EAA AirVenture 2009

Tuesday, July 28, 2009
EAA AirVenture
Oshkosh, WI

Some of my earliest memories are of airplanes. I think I've been hard-wired to be in awe of things that fly. And I've never lost that interest. I had my first airplane ride when I was 5 and when I had a little spare money as a young adult, I took flying lessons and earned a private pilots license.

We lived most of our lives in the upper Midwest and during the 70's and 80's and we'd often make the easy trek to Oshkosh for a day or two to join in this crazy celebration of flight. The EAA organization is built around the idea that flying can be for everybody... not just the rich. A lot of members... tenacious, diligent, passionate souls all... have built their own planes from ideas in their heads, or from plans they purchased, or from kits. They've spent thousands of hours carefully putting these flying machines together and a fairly high percentage actually make it into the air. What a day that is when a couple man/years of labor and a not inconsiderable sum of money come together with that first flight. That must be quite a feeling... a real sense of success.

On Sunday we made the drive from Colwell Lake in the Upper Peninsula of Michigan to Oshkosh. Reversing the route north to the UP on the previous Monday, we arrived in Oshkosh about 4pm and got in the check-in line for the campground. The check-in process was fairly efficient, especially considering the mass of campers trying to get in at that time. The campground is a series of large, marked off, grass fields. There are no hookups of any kind so before we could find a place to park we had to take on enough freshwater for the week. That took a good half hour before we drove out to the "back 40", the campground "suburbs"... out near US-41, almost a mile from the flight line of the show. It appears most campers arrived on Saturday or earlier on Sunday. Grassy fields are great as long as it doesn't rain much -- lurking just below the sod is dirt, and dirt turns to mud if it get too wet. For that reason I wanted a spot that was relatively close to a real road and one that was relatively high. We found an acceptable site and set up.

Monday was the official day of the show. We walked down about 11a.m. and proceeded to go through some vendor displays. Everything aviation is here as well as a lot that doesn't seem to have much to do with flying. There's a large area called the "Fly Market" -- a play on words as it's really a flea market. We looked over the current crop of expensive flying machines from the major manufacturers like Cessna, Piper, and Beech -- all nice stuff but my interest is more to the lower end of the $$ scale. Ultralight craft are available from a lot of companies and, while still somewhat expensive, make flying a possibility for almost anyone with the passion.

About 2pm we found a spot near the flightline to watch the airshow. The highlight of the day was the arrival of WhiteKnightTwo from the private space venture of Burt Rutan and Richard Branson called Virgin Galactic. WhiteKnightTwo will carry SpaceShipTwo to high altitude -- something above 50,000 feet. The SpaceShip will be released and, with it's own rocket engines, power it's way into space. It won't go into orbit, so after a short flight it returns to earth, landing as any airplane does. Dozens of people have already lined up and paid a deposit to take a ride into space. For the measly sum of $200,000 you, too, can be a space traveler. [link to VirginGalactic web site]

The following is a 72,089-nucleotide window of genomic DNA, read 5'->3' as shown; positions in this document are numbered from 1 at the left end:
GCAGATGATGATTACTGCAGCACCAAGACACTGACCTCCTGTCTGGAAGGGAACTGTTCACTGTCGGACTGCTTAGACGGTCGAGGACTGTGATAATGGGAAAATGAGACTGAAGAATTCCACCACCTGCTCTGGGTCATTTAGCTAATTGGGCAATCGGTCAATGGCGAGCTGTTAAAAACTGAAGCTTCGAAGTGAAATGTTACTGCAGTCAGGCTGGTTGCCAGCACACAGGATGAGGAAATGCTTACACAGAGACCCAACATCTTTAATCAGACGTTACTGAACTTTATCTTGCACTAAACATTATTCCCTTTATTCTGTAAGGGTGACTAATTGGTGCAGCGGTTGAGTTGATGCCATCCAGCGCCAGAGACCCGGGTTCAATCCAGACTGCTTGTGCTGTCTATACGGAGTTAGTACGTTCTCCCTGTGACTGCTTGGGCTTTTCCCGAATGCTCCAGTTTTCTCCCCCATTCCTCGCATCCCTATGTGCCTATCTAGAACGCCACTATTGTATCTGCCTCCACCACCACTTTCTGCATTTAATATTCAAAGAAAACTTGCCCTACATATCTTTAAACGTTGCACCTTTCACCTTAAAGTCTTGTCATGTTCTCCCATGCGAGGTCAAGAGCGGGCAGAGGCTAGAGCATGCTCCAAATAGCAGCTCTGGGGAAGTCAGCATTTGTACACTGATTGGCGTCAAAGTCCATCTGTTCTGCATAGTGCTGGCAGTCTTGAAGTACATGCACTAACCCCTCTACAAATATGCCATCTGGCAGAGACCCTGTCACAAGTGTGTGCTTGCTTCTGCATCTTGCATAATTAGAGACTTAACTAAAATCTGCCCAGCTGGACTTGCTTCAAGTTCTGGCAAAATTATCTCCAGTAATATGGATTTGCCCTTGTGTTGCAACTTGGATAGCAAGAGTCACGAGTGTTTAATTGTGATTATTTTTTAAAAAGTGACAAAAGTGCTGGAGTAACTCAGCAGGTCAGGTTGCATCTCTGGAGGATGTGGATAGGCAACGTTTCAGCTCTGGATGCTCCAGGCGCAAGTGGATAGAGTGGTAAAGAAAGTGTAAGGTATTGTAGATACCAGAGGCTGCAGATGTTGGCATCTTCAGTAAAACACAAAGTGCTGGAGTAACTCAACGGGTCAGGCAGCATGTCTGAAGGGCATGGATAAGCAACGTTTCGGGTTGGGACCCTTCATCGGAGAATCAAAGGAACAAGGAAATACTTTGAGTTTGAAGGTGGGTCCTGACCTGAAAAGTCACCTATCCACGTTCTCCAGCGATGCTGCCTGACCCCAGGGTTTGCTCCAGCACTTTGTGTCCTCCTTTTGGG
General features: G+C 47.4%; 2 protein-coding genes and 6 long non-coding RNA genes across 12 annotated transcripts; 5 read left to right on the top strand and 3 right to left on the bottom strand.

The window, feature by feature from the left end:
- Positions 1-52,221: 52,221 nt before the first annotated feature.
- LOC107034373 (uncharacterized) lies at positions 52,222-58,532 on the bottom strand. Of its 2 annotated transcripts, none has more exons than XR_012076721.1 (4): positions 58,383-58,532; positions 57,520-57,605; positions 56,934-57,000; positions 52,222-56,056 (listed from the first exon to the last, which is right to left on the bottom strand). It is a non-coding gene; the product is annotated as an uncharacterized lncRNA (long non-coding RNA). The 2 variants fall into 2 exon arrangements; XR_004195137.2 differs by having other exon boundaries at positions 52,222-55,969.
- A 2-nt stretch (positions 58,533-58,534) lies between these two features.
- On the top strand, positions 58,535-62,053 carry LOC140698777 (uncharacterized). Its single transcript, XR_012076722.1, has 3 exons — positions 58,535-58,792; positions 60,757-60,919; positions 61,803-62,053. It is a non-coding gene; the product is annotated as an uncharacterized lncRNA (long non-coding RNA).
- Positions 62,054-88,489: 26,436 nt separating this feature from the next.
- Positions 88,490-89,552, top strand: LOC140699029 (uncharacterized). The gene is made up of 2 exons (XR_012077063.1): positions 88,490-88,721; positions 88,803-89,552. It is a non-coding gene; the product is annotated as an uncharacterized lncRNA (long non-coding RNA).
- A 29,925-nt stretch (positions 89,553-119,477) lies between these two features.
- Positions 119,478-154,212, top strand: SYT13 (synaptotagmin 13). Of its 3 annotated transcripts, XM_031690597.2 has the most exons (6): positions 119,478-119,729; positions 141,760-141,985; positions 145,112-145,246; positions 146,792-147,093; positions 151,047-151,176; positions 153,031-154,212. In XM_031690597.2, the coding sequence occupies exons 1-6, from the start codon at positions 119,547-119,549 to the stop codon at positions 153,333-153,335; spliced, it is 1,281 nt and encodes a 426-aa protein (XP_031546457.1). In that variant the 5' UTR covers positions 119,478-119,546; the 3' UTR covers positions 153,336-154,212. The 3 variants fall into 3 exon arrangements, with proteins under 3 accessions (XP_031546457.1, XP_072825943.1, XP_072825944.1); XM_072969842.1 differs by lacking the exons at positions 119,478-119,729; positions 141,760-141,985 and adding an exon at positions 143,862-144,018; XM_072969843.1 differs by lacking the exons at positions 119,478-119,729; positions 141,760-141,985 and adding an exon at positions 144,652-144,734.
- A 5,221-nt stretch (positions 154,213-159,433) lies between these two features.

We also watched the arrival of Elvis, the heavy lift helicopter built by Sikorsky and improved by Erickson Air-Crane. On arrival it dumped 2400 gallons of water as it flew down the runway as a demonstration of it's fire-fighting capabilities.

All day there were things flying around. Old things like a WWII 4 engined Lancaster Bomber and the EAA's own Ford Trimotor giving rides. And new things like an F-16 from the Thunderbirds doing a high performance take off and vertical climb that's guaranteed to put a grin on your wide-eyed face.

About 3:30pm or so the show had to stop due to a heavy rainshower that passed through. The performers that hadn't yet had their chance will fly later in the week. We hoofed it back to the bus-house, dried off, had some dinner, and then headed back down to the flightline (yes, another mile walk) for the Doobie Brothers concert.

For some reason, as we lingered near the back of the crowd at the concert, a security guy came up and asked us if we'd like to move to the VIP section front and center. He probably thought people of our advanced age needed to be closer just to see something. Let's see... is this a test?... hmmm. Dar grabbed the VIP wrist band so quickly she almost burnt the poor guys fingers, and before long we were down front enjoying some great old music from the 70's and 80's. The Doobie Brothers may be growing old, like the rest of us, but they still put on a heck of a show.



Anonymous said…
Hi Thom
Surprised to hear the A-380 is there. I would think its weight on the runways and taxi ways as well as trying to turn it when taxing would be to restrictive for Oshkosh.
By the way ,before I retired from Honeywell my last project was working on the thrust reverser system for the A-380(all electric).
Thom Hoch said…
John, the 380 is relatively light as they arrived with few passengers and very little fuel. They'll depart the same way -- keeping the weight down to a measly 600,000 to 700,000 pounds! And the airport and airshow facility here can handle that just fine, I'm told.


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